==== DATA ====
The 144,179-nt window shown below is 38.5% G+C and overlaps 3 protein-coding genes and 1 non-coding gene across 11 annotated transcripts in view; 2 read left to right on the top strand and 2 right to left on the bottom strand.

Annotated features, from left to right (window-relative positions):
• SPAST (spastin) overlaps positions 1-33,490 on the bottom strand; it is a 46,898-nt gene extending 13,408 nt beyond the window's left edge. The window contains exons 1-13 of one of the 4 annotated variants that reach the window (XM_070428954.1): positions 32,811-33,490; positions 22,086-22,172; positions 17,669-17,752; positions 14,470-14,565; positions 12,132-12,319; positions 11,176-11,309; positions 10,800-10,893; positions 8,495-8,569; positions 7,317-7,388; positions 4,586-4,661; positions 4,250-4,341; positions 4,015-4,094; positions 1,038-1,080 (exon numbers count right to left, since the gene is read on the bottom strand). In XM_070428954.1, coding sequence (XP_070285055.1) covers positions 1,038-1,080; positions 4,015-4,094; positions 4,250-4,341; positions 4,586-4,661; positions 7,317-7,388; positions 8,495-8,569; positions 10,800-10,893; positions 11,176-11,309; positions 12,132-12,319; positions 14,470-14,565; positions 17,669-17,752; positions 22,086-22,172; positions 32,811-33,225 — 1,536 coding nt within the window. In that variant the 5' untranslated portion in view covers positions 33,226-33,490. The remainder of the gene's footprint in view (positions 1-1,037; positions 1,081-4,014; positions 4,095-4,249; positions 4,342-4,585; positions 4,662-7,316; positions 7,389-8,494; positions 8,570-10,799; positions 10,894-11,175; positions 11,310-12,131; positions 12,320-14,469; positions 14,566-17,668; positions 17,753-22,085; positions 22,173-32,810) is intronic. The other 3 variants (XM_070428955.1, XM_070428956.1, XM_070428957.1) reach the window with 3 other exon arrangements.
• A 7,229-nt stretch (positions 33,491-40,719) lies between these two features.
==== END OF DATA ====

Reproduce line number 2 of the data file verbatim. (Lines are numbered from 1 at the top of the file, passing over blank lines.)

Annotated features, from left to right (window-relative positions):